Asheville

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ANY GIVEN MORNING OF MY WEEK, the first few minutes involve some version of a simple ritual: open cabinet, grab a coffee cup, fill to the brim, sip and greet the day. It’s a mindless practice for many of us, but a recent addition in my growing collection of mugs is currently stealing the spotlight from others on the shelf. In fact, the first few weeks it was in my possession, I didn’t dare reach for it in the mornings for fear of letting it slip through my clumsy, not-yet-caffeinated fingers. I simply smiled at the speckled gray clay, its blue fern-like detail curving on its center like a sideways mouth grinning back.

More than an ode to my borderline-obsession with morning brew, this cup stirs memories of a trip along the artisan outskirts of Asheville, N.C. when I met the mug’s maker, the potter Matt Jones, and gained a widened outlook on the bohemian Southern city.

A NEW VIEW

It’s no secret – Asheville, N.C. is a world-class destination, just three and a half hours by car for spoiled Atlantans. But the timelessness of the Biltmore, hipness of the ever-growing breweries and rising culinary reverence of Chef Katie Button are just the tip of the, err, mountain. Set amid western North Carolina’s Blue Ridge Mountains, Asheville has built a reputation for inspiring creativity among makers in town and country alike.

A visit with unparalleled insight from in-the-know locals begins with a stay at one of the area’s finer bed and breakfasts. In a world of Airbnb, when a search on TripAdvisor yields 40 results, how does the modern, discerning traveller sift through user reviews – or even have the time to do so? This is where the Asheville Bed and Breakfast Association (ABBA) comes into play. Booking a stay at one of 16 unique inns, ranging in price points, architectural styles, location, age requirement for guests, dietary interests and innkeepers‘ personalities, offers complimentary peace of mind from the peer-reviewed association’s high standards for hospitality – and of course, a gourmet breakfast.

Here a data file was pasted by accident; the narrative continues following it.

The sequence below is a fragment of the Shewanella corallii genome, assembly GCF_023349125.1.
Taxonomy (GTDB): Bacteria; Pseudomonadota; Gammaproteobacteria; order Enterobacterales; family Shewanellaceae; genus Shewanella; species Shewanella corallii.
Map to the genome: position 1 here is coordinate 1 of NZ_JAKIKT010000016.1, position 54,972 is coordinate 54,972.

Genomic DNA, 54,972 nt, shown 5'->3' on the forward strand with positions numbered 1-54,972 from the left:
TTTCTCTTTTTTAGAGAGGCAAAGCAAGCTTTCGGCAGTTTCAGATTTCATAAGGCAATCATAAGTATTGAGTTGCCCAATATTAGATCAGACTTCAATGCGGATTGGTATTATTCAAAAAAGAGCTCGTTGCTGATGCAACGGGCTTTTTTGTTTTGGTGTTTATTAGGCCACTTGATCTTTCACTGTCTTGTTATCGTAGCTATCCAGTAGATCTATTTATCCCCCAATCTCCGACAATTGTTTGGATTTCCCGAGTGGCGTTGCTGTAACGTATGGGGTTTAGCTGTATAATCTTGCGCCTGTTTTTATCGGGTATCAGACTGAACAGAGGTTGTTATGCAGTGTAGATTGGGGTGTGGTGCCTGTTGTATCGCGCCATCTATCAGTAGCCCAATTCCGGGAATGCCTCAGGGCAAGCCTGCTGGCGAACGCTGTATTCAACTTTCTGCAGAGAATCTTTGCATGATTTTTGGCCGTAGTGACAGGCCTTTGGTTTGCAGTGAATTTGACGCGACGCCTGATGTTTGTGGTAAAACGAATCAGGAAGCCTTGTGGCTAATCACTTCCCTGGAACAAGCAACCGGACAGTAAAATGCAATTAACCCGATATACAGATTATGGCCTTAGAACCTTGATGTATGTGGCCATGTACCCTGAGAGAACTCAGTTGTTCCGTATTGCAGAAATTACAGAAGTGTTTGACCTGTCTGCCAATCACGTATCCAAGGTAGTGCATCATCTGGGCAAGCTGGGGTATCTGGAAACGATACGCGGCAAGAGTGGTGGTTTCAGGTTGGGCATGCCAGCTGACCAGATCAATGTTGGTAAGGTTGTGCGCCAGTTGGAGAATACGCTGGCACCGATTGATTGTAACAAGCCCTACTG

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Whether you prefer a Craftsmen, Victorian or antebellum home just minutes from the walkable downtown or a friendly farmhouse, cabin or cottage in more rural surroundings, you’ll find yourself in good company and among the area’s top tour guides, albeit unconventional concierges. Typically a junkie for hotels myself – the shinier, the better – the idea of an alternative getaway combined with the rustic charm of ASIA Bed and Breakfast Spa, backed by the association’s high praise, lured me in. Before I knew it, the scenic drive up mountainous windy roads was behind me and innkeeper Doniel Winter was leading me up the private entrance to ASIA’s Artisan Room.

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Designed by Winter’s mother, a California artist, the quaint and cozy space is skillfully maximized for function and fashion. Above the handcrafted queen bed, a skylight in the vaulted ceiling offers views of the stars and moon; windows on the wall overlook the meditation garden and adjacent canopy, making the cabin-like room the most private of ASIA’s five. Couples that have romanticized the notion of tiny-house living may enjoy that the area consisting of seating by the gas stove, the boudoir and the extra large, en-suite jetted tub are one-in-the-same. For those that are imagining it as a little too cozy, remember the inn’s gardens, Tatami porch, library and living room are also intended for guests to relax, as well as to mingle.